Best Hikes in Arches National Park

Delicate Arch
Visit the most iconic arch of them all, Delicate Arch, on the ultimate Utah road trip

There are several hikes that we really enjoyed in Arches. The most iconic being Delicate Arch. This hike is about 3 miles roundtrip and felt like it was uphill the whole way. It culminates at Delicate Arch which is just an amazing structure.

You can get right under the Arch for a great picture even though you’ll be the size of an ant in the picture. This is a must-do on the Utah road trip.


Another fun hike is the Windows section. It’s really a short hike that gets you up close and personal with several fantastic arches. We were able to do some climbing and rock scrambling here, which the kids loved.

Fiery Furnace
A great Ranger-led hike in Arches National Park

To hike Fiery Furnace, you either need a special permit or do the Ranger-led hike. This is because several people have gotten lost on the trail and that’s no good in the desert. We opted for the Ranger-led hike since we were first timers.

Adventure awaits on the ultimate Utah road trip

It was about $16 per adult and $8 per child (there are age restrictions as well), so it wasn’t cheap, but it was worth it. For one, we all made it out alive and secondly, we got some great information about the geology we were seeing. Check out their site for more info on the Ranger-led hike.

Landscape Arch, Devils Garden trail and Double Arch are other great hikes to check out in Arches. You can read more about hiking in Arches here: Best Hikes in Arches National Park

Check out these great tips on hiking with kids.

Canyonlands National Park

Stop #2 on the Utah road trip and another one of Utah’s Big Five National Parks close to Moab is Canyonlands National Park. There are 2 ways to get into Canyonlands from Moab. You can head north and visit the Island In The Sky which is an amazing place to drive through and check out all the amazing overlooks and grand views during the drive.

A great place to spend time with family on this Utah road trip

You can also head south from Moab and drive about an hour and a half to the southern section of Canyonlands National Park. In this section of the park you’ll find The Needles district. We did a couple of hikes in The Needles including Cave Spring and Slickrock.

Great hikes in Canyonlands National Park include climbing ladders

Cave Spring was a fun, short hike that had a few ladders to scale throughout the hike. Slickrock was a bit more strenuous as it was 2.5 miles and very hot when we visited in October.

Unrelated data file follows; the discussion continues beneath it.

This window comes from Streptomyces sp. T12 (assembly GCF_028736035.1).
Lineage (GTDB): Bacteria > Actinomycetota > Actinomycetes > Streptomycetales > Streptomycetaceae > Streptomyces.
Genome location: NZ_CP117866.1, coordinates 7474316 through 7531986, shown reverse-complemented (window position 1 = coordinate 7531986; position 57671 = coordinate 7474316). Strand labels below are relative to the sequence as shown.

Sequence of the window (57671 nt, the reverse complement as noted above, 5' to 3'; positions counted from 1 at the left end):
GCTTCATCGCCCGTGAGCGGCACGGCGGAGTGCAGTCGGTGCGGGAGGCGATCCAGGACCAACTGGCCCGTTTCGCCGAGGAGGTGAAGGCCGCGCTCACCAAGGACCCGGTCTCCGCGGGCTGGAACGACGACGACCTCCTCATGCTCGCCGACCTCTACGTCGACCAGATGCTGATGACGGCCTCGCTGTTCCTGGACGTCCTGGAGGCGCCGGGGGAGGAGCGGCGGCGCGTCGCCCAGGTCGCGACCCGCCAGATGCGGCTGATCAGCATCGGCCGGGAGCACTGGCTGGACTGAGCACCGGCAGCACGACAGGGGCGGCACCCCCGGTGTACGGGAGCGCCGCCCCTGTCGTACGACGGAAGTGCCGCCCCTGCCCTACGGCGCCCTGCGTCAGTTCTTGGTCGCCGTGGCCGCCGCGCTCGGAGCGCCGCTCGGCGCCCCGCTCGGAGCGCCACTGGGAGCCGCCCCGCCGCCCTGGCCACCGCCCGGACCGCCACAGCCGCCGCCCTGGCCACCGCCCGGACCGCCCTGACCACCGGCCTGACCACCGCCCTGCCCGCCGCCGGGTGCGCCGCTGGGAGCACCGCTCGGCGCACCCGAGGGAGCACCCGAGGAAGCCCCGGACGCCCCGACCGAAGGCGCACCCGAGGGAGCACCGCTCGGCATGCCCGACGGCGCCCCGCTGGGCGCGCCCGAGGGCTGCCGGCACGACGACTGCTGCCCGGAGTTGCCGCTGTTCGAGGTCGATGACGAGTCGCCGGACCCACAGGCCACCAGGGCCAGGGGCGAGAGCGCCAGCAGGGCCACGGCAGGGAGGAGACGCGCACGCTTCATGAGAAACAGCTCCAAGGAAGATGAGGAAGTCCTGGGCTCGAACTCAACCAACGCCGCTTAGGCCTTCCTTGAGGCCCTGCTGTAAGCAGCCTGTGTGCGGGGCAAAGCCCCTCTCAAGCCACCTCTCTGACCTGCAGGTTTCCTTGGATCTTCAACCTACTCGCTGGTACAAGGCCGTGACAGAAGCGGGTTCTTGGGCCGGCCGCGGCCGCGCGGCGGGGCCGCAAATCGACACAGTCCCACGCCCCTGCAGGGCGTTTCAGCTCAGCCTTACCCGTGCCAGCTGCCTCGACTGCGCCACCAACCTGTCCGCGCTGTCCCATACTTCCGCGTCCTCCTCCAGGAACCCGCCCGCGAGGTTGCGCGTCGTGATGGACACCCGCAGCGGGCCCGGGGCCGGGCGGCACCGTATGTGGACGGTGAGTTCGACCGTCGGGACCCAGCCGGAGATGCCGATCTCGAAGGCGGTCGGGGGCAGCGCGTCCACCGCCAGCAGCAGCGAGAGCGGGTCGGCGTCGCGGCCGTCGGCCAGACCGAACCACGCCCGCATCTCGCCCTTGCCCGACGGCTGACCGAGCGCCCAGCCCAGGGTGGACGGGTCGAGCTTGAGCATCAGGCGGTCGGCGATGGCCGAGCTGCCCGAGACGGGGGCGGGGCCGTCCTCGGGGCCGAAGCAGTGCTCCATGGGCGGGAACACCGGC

Mesa Arch and Grand View Point are a couple other great hikes to do in Canyonlands.

Where To Stay In Moab

RV Options:

The main road in Moab has several hotels, motels and resorts to choose from. We stayed at the OK RV Park at the southern end of the city during our Utah road trip. This was a nice place to stay and had full hook-ups and also has a deal through Passport America. I’d stay there again.

Sun Outdoors Moab Downtown Campground, Up the Creek Campground, and Sun Outdoors Arches Gateway are all good options for staying in the city of Moab.

There is also a ton of BLM land on the outskirts of Moab that offer free or very cheap dry camping (no hookups at all). This is a great way to stay on the cheap for a few nights while you explore. Here’s more information on where you can find the BLM land.

Rent an RV! Utah is a super RV friendly state. Click here to learn more about renting an RV in Utah.

Hotel Options:

Moab Hotel Option

SpringHill Suites By Marriott. We keep driving by this hotel and I wish we were staying there! It is in a good location just outside Arches and right before you get into the city.

VRBO Options:

There are a lot of VRBO options throughout the city and some even offer the chance to stay in an RV! If you want a place downtown with the space to sleep 10, check out this modern downtown house that also offers trailer parking.

If you plan to spend time any time in Salt Lake City, Utah be sure to check out this post: Best Airbnb Salt Lake City.

Where To Eat In Moab

Along with many of your usual restaurants, Moab has a few unique ones as well. We really liked The Moab Brewery. They had a good selection of their own brews (despite Utah’s strange liquor laws), as well as many vegetarian options and a decent kids menu. Definitely worth a stop.

Moab is the perfect place to stay to visit Arches and Canyonlands National Park!

Goblin Valley State Park

Goblin Valley State Park is a must visit on the ultimate Utah road trip

Continuing on the Utah road trip, the next stop will be Goblin Valley State Park. This is a super cool state park that is a perfect place for kids. The park has several hikes, a small campground, a disc golf course, and the best part is the valley itself.

The parking lot for the valley sets the scene as you get out of your car and look down over the valley you see thousands of hoodoo structures below that are all in the form of little trolls, hence the name Goblin Valley.

The park is very relaxed in that they allow climbing on all the structures, which was a welcome treat for the kids. We played hide-and-seek and explored for hours.

The other thing we really liked about Goblin Valley was the dried up riverbed that runs through the park. It was about 5 feet deep and zig zagged it’s way through the valley. We hiked it for quite a way and it seemed we were in a giant maze.

The valley also has rock climbing along some of the cliffs at the back of the valley. Again, you can hook up with a guide group to get you set up properly. Check out this 4-hour Canyoneering Adventure!